What does an overtired baby look like and does it really impact sleep?

By Antea Corluka

December 20, 2018

Antea is a Registered Nurse with 10+ years experience in the birthing unit. She is a mama of two lovely boys aged 2.5 and 13 months with a passion to help mamas navigate through motherhood. She believes that being a mama is a hard gig, but the hardest job of all is the relationship we have with ourselves. A healthy mama fuels a healthy family, and she can help make you realize how strong and resilient you really are!

Ahhhh, mamas… You know what I’m talking about. Your baby is screaming, inconsolable, and you’re frantically jumping around with your babe in your arms (maybe going up and down the stairs continuously) trying to settle him or her. You’ve just changed their diaper and fed them. What is going on?!

Think about how long your baby has been awake for. Many times, the culprit is an overtired baby. When you start paying closer attention to what your baby is telling you, you’ll become more accustomed to their needs!

AWAKE TIMES

A newborn’s sleep pattern is very different compared to a six month old, for example. A newborn can only tolerate about 30-45 minutes of being awake! They need a lot of sleep for their growth and development and this is completely normal. But, their sleep is all over the place! When they do sleep, they only go through 2 stages: active and inactive. They can actually make a lot of noise, grunt, move, and softly whine when they are in their active stage of sleep! As your baby (quickly) grows, they’ll be able to tolerate much more awake time.

Between 3-5 months you’ll notice a definite shift as they go through sleep cycles more like ours. They have melatonin levels now – the hormone responsible for getting to sleep and staying asleep – which is a big change for your baby. Plus, they are more aware of their surroundings at this stage and become much more alert and in tune with the world. Around this time, they can tolerate anywhere from 1.5-3 hours of being awake.

The time slightly increases as the day progresses (ie a shorter awake window in the morning). It’s an incredible time filled with many changes and adjustments, which makes it a great time to get down to business with some routine and consistency in a gentler way. When you understand the science of sleep, it’s easier for you as a mama to help your baby get the rest that’s so very needed for a healthy family.

SLEEPY SIGNS

So, what does a tired baby look like? Every baby is different when it comes to this, but these are the most common signs:

  • Yawning
  • Rubbing their eyes
  • Pushing their face into your chest
  • Pulling on their ears
  • Glazed over look in their eyes and staring
  • Kicking, and almost acting like they are “wired”
  • Arching their back
  • Irritability

For an older baby (6 months and up) I find a great way to tell if it’s ready for sleep is when it becomes very hard to distract them with a new toy or object. No matter what you show them, they are getting increasingly annoyed with you (haha!) and it seems as though everything starts to bother them. Maybe you can relate with this feeling, too ☺ It’s often a great indicator that it’s time to start the bedtime routine.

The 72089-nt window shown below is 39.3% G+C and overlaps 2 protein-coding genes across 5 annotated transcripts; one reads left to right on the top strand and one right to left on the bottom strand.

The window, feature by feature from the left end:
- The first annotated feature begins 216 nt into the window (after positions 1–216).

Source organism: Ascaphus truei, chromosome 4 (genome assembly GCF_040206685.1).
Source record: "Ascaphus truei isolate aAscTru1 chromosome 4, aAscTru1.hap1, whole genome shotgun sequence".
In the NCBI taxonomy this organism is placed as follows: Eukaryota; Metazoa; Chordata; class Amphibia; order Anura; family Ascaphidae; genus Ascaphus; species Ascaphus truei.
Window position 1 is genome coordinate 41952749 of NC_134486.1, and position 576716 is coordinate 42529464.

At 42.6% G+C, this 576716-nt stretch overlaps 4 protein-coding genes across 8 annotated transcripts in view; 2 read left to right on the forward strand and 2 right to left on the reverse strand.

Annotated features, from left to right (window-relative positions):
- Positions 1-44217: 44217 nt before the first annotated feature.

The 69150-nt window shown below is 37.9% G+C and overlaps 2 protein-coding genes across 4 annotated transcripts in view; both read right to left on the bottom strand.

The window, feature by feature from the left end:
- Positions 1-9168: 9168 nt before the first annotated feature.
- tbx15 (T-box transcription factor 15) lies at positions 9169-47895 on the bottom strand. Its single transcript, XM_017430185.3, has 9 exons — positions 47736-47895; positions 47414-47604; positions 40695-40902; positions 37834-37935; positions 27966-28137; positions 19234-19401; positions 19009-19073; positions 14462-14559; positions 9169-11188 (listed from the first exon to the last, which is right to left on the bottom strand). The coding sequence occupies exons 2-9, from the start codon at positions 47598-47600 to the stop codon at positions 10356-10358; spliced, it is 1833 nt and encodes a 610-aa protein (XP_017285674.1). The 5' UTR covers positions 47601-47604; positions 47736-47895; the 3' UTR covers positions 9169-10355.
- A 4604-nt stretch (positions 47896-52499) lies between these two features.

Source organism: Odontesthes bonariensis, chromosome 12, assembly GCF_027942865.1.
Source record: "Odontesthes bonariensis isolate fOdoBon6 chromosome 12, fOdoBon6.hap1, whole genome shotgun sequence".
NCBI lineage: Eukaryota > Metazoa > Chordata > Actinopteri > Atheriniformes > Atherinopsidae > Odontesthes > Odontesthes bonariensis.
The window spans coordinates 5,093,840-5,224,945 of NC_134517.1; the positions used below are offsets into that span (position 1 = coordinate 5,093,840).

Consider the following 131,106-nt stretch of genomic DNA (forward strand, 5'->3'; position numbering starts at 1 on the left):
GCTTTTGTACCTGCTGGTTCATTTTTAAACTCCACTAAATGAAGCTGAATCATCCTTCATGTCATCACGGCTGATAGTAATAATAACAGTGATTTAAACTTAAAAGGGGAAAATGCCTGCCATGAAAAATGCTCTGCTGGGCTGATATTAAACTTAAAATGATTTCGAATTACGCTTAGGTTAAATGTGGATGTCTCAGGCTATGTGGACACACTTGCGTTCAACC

OVERTIRED

Once your baby has passed all these earlier signs of sleepiness, your baby will most likely get more frantic and start crying. Similar to a hungry baby, crying is a late sign of tiredness. This is not an easy or fun place to be, because an overtired baby is a challenge to get down to sleep and it becomes SO hard to soothe them.

Finallllyyyyyy, you’ve managed to get your baby down to sleep and the nap only lasts about 30 minutes. UGH! Your baby was overtired, causing them to remain in a lighter REM-like sleep and their little body is compensating. They aren’t completely rested, and they need more sleep, but it’s difficult to get there and connect the next sleep cycle. This is a common reason for chronic short naps, and it’s important to look at awake times to get your baby happier and more rested.

When your baby is overtired, this affects nighttime sleep as well. Similarly to short naps, your baby will spend more time in lighter sleep, causing more wake ups and a more restless sleep. Think about it – I’m sure you’ve felt that way some nights!! Lots of wake ups and tossing and turning. A more rested day with better and longer naps will lead to a deeper sleep in the night!

This is why I always say it’s more than just sleep. It’s important to look at the entire picture – feeds, lifestyle, awake times, routine, structure, environment – to get healthy and deep sleep for the entire family. It takes patience, learning, and lots of love and guidance. I’ve been there, and it’s not fun at all feeling like you’re in a fog. One thing’s for sure; you’ll get there and so will your baby! You don’t need to figure this out alone and I’m here for you when you’re ready! Book a free call with me to see how I can help!

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